Rain in Karachi; Western Pacific Lighting Up

This visible image of Tropical Storm 10W, now called Nock-ten was captured on July 26, 2011 at 02:30 UTC (July 25 at 10:30 p.m. EDT) as its center was moving over the Philippines. The image was taken from the Moderate Resolution Imaging Spectroradiometer (MODIS) that flies on NASA’s Terra satellite (it also flies on NASA’s Aqua satellite). Credit: NASA/MODIS

I do not know how much rain has fallen as of yet (I should be able to know soon), but the weather observations out of Karachi, Pakistan, show downpours with late-day thunderstorms on Tuesday, July 26. The last measurable rain at this site happened last winter on Feb. 20.
Last year, there had already been no fewer than two substantial falls of rain at the same site.
The trigger for the thunderstorms in Karachi and elsewhere in Sindh seems to have been a low pressure wave riding the easterly jet stream (a normal aspect of mid-summer weather maps of the Subcontinent) westward over Gujarat to the northern Arabian Sea. This should have tapped moisture in the low-level Monsoon southwesterlies.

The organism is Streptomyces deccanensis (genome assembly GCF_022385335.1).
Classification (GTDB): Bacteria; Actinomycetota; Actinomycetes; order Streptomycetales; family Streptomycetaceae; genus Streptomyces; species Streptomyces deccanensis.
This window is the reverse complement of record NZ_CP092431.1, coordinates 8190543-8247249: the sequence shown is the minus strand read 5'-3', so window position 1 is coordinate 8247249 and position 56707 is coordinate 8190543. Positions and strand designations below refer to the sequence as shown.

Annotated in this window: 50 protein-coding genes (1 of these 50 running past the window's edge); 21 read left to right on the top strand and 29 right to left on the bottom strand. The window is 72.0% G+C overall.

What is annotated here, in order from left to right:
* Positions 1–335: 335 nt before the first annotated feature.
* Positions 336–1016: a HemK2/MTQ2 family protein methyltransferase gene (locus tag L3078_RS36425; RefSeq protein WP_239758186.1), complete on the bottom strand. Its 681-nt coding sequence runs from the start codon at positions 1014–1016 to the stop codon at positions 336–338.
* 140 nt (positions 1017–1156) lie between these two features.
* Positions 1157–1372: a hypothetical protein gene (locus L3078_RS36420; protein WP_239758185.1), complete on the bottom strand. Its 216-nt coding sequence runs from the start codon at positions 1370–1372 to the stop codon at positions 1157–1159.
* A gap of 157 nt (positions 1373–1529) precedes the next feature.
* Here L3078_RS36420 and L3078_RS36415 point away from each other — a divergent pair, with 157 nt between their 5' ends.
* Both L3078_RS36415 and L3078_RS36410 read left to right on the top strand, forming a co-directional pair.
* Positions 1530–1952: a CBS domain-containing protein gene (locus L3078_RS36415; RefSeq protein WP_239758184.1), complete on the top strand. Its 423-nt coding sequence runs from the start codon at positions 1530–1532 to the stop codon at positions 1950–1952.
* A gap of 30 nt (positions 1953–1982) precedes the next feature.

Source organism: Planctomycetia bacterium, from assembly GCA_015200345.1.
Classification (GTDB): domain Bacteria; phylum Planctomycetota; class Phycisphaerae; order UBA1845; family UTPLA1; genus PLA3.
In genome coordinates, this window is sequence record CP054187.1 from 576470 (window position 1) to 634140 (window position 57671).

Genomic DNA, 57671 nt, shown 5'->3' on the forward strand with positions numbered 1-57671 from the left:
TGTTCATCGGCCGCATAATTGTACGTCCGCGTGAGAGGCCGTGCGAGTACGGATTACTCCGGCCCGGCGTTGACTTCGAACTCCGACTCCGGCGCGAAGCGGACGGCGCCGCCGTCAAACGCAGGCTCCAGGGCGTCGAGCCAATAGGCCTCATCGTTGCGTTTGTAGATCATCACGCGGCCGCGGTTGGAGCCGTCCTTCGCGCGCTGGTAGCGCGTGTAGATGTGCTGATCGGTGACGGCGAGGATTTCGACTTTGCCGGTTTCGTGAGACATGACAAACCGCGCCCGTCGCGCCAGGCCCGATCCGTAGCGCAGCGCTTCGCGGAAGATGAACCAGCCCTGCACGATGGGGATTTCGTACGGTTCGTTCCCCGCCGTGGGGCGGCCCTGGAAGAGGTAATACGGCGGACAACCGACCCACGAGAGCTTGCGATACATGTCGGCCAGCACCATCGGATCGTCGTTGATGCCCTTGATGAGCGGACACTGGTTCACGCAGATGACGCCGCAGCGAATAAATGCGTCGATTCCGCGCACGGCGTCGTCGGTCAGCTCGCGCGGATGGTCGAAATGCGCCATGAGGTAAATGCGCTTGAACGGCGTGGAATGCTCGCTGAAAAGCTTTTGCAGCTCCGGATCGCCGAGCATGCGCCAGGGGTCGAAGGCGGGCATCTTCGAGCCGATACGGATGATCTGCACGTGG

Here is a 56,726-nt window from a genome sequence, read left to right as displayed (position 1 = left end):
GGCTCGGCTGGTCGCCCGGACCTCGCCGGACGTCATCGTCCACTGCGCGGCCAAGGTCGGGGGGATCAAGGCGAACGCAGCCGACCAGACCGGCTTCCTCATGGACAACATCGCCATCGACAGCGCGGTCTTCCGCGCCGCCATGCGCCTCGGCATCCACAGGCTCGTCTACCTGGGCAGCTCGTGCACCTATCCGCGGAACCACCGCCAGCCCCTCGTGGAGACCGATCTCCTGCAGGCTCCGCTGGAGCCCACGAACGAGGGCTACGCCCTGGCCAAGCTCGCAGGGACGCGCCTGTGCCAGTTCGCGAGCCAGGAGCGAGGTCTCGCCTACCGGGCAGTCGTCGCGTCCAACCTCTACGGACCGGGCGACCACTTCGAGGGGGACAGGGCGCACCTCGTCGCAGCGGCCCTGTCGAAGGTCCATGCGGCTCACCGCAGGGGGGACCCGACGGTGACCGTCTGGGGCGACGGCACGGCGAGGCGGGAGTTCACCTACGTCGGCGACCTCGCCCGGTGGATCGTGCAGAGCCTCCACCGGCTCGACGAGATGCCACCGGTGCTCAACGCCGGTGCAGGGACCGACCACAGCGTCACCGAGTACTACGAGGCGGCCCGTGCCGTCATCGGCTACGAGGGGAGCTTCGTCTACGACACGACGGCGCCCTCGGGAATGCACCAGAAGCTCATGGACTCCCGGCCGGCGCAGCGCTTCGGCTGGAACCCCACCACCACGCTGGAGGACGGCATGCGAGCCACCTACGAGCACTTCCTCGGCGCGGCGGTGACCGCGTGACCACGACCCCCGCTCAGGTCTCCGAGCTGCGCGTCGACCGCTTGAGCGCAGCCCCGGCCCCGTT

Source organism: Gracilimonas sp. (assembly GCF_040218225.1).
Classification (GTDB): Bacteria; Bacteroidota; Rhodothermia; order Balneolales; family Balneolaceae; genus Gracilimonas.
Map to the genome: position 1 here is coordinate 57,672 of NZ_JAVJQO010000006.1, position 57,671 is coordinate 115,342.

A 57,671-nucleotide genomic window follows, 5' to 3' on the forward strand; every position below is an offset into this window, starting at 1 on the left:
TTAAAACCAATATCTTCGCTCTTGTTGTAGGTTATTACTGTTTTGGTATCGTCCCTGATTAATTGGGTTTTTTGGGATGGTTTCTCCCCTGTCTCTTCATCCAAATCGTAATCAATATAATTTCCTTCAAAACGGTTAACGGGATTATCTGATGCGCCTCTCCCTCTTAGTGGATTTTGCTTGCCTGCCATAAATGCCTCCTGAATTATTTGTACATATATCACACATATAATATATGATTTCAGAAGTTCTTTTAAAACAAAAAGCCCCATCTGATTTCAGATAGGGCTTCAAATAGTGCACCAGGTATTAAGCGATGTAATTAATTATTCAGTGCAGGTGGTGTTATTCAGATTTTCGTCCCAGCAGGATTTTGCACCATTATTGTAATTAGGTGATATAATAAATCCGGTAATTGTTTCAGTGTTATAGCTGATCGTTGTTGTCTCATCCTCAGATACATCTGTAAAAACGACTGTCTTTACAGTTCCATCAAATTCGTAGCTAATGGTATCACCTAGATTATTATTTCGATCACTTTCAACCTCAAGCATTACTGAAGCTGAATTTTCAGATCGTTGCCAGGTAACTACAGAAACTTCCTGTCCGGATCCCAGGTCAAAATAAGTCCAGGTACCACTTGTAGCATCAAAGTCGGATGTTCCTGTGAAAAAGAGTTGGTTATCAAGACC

As for the thunderstorms that wetted Pakistan, these seem to have shifted westward over southwestern Pakistan in the region of Baluchistan.
The bigger picture for the Subcontinent seems to be that the west-bound wave temporarily lowered rain coverage in its wake over most of India during the last few days.
As the wave leaves the area by way of Oman (where it will spark stray thunderstorms Wednesday), the some rise in rain coverage and intensity should happen during the next few days in the Subcontinent as a whole. The should include heavy falls against the west coast and western slopes. Sindh, on the other hand, will see fewer storms Wednesday and thereafter.
Tropical Storm Nock-Ten (10W) is crossing Philippines even as I write. This moderate tropical storm has been a big rainmaker in east-central Philippines (Catanduanes and southeastern Luzon). Rainfall has been in the neighborhood of 48 cm, or 19 inches, at Virac (Catanduanes) and Legaspi (Luzon).
A trek towards the west-northwest, across central Luzon (and greater Manila), will be followed by a return to sea by Thursday. Nock-Ten will leave further flooding rain in its wake.
Next land in the path of Nock-Ten will be southernmost China, likely Hainan, and northern Vietnam. Whether or not it becomes a typhoon, I do not know. The Joint Typhoon Warning Center (JTWC) say no.
My recollection is that mid-summer cyclones over the South China Sea tend to buck unfavorable northerly shearing winds aloft, and often have top winds held below typhoon status.
Tropical Depression Eleven (11W) will be the next tropical storm, maybe even the next typhoon. TD 11W is south-southwest of Guam, aimed towards the northwest.
The JTWC forecast 11W to gain typhoon status over the open Philippine Sea on Friday (late-day, local time).
Ultimately, 11W could reach the shores of Japan, although this would not happen until sometime next week.


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